Inflation relief checks v. income tax cuts. What saves you more in Michigan?
- Qualifying tax filers will start to see relief in tax year 2023
- $180 inflation relief checks aren’t happening
- The state income tax may lower because of a 2015 trigger law
Lower-income workers and pensioners will get some relief from tax relief signed by Gov. Gretchen Whitmer this week, but residents hoping for $180 rebate checks from the government can kiss that goodbye.
Whitmer had sought to pay Michigan tax filers $180 inflation relief checks, but Republicans blocked that in an effort to help ensure a permanent reduction in the state income tax that would provide more relief over several years.
- Gov. Gretchen Whitmer signs Michigan tax relief, minus $180 checks
- Michigan lawmakers send Whitmer tax cuts; $180 payments are dead
Confused? Here’s what to know.
Will Michigan’s income tax be reduced?
Whitmer signed legislation Tuesday but it won’t go into effect until early 2024 because Senate Republicans denied the bill a two-thirds supermajority it needs for immediate effect.
They did this to preserve a projected income tax rate reduction that could be triggered by a 2015 law. That law requires the state to cut income taxes if revenue significantly outpaces inflation.
It looks like that could happen when finalized revenue numbers are expected later this month. Non-partisan agencies have predicted fiscal year revenue growth from fiscal year 2022 would automatically cut the income tax rate from 4.25 percent to as low as 4.04 percent.
It’s still theoretically possible, however, Democrats could avoid the trigger by voting to change the law or move money to prevent it from taking place before the state officially “closes the books” on the past fiscal year.
Republicans believe the potential tax rate cut would be permanent. But Democratic attorney Steve Liedel, who served as chief legal counsel to former Gov. Jennifer Granholm, has questioned whether the 2015 law would only require a temporary, one-year cut.
Pressed on the issue by reporters this week while signing the tax relief legislation, Whitmer said: “I think that there is a lot of work yet to do to close the books.”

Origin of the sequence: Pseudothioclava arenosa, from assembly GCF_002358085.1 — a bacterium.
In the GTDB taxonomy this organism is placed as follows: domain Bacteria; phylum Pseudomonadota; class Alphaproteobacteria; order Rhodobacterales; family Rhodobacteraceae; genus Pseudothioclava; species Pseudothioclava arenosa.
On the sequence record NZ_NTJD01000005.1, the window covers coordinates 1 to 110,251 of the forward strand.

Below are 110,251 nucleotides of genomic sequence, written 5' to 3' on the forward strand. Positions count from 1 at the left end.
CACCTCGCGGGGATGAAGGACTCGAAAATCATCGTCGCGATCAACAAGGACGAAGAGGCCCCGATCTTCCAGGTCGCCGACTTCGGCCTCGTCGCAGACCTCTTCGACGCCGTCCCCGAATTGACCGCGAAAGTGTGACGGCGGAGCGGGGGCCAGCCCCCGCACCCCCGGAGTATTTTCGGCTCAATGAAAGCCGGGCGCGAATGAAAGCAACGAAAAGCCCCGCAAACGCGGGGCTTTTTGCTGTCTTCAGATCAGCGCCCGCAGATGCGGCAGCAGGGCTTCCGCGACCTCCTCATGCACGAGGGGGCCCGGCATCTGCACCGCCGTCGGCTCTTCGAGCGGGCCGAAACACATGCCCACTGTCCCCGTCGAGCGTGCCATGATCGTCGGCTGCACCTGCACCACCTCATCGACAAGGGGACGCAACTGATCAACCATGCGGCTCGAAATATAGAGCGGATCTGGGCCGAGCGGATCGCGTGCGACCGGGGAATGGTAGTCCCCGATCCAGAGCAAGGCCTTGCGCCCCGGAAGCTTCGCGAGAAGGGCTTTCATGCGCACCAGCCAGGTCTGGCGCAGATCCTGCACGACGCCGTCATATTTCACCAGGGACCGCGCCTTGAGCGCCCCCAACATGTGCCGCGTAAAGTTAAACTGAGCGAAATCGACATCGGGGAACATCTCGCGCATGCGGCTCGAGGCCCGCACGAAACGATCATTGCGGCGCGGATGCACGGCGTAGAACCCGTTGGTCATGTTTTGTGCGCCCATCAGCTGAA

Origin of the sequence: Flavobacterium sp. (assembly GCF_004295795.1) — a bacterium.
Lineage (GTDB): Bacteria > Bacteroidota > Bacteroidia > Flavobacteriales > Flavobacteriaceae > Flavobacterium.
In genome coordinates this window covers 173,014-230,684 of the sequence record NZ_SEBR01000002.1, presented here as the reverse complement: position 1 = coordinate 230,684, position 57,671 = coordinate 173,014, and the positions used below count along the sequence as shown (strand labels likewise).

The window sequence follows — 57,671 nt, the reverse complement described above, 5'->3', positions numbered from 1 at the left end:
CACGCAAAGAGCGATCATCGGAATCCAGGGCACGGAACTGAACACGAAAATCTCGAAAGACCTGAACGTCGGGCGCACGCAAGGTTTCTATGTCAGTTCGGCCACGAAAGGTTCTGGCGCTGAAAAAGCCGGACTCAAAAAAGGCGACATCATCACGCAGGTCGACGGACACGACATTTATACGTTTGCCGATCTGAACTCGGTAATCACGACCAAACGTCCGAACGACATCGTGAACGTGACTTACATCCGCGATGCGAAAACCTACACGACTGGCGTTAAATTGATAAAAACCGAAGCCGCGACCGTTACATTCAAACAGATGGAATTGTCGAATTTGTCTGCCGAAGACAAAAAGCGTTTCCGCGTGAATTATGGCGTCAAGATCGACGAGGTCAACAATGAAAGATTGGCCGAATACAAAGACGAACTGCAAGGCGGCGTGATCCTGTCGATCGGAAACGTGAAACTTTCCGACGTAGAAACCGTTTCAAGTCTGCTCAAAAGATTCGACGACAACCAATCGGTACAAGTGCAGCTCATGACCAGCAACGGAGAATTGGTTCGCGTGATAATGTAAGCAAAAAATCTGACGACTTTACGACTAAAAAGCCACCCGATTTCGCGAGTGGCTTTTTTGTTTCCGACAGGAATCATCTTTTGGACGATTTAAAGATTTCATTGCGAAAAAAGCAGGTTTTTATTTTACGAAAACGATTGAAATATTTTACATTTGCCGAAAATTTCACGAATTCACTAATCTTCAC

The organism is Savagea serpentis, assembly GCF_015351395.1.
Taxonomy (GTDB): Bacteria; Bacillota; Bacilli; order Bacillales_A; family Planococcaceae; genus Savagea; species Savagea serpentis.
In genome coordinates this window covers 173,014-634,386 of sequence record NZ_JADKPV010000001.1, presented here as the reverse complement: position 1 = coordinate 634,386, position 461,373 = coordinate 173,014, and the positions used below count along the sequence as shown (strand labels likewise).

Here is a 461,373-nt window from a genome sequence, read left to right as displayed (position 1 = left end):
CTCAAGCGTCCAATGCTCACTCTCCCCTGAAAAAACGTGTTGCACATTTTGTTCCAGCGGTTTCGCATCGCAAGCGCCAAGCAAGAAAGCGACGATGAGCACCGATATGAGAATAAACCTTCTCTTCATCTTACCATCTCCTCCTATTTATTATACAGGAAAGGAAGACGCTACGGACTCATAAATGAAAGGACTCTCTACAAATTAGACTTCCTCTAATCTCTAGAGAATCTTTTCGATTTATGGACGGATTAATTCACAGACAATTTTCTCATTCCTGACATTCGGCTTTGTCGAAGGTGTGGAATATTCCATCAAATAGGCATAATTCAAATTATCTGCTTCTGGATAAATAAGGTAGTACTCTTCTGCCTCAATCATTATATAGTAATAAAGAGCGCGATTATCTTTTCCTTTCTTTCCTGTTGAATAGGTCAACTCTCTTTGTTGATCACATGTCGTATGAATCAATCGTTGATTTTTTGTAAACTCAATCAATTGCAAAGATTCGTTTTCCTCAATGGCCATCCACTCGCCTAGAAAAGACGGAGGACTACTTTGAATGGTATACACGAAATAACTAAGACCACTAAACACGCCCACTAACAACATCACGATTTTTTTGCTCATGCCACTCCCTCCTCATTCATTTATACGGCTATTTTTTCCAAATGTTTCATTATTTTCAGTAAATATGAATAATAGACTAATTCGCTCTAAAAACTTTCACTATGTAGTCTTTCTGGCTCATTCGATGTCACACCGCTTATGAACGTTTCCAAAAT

What’s better? $180 now or a permanent tax cut.
It depends on your situation.
Over time, everyone who pays taxes would save more money with an income tax reduction. But lower earners would take far longer to realize those savings.
Filers who make $30,000 per year, for instance, would save about $53 per year if the income tax rate falls to 4.04 percent. If the cut is permanent, that means it would take nearly four years to get the same savings as the $180 onetime check.
Those who make $100,000 would get the savings far sooner: They would save $210 every year under a rate reduction to 4.04 percent.
Whitmer’s plan also would have only sent rebate checks to tax filers, meaning that married couples who file jointly — as most do — would receive only one $180 check.
What about other tax cuts?
Under the law Whitmer signed, more than 730,000 residents will benefit from a reduction of the Michigan Earned Income Tax Credit from 6 percent of the federal credit to 30 percent boosting average state savings from $150 to $750.
The EITC is a refundable tax credit for those who work but don’t make a ton of money. For 2022, a married couple with two children could qualify if they earned less than $55,529 combined.
Federal credits last year ranged from $560 to $6,935, while the Michigan version ranged from $34 to $416 and averaged $150. Under the new law, those state credits would have ranged between $168 and $2,080 and averaged $750.
The expansion will take effect in the 2023 tax year and so would impact 2024 filings. Lawmakers also included a retroactive provision that will require the state treasury to issue refund checks for tax year 2022 EITC filers, according to the nonpartisan Senate Fiscal Agency.
Expanding the credit will cost state revenues some $883 million in fiscal year 2024, that reduction will be closer to $441 million in future years.
What about the pension tax?
Whitmer also repealed a 2011 tax over the course of the next four years. Beginning in tax year 2023, filers can choose whether to take advantage of the phased-in pension exemption or continue to claim an existing exemption for any type of retirement income, up to $20,000 for an individual or $40,000 for joint filers.
The Whitmer administration estimates the new law will mean an average savings of $1,000 for 500,000 households that have pension income.
The change is expected to cost the state about $281 million in lost revenue next year and $492 million once fully implemented in fiscal year 2027.
Editor's note: This article was updated at 7:20 a.m. March 9 to include correct figures for savings for those making $30,000 per year.
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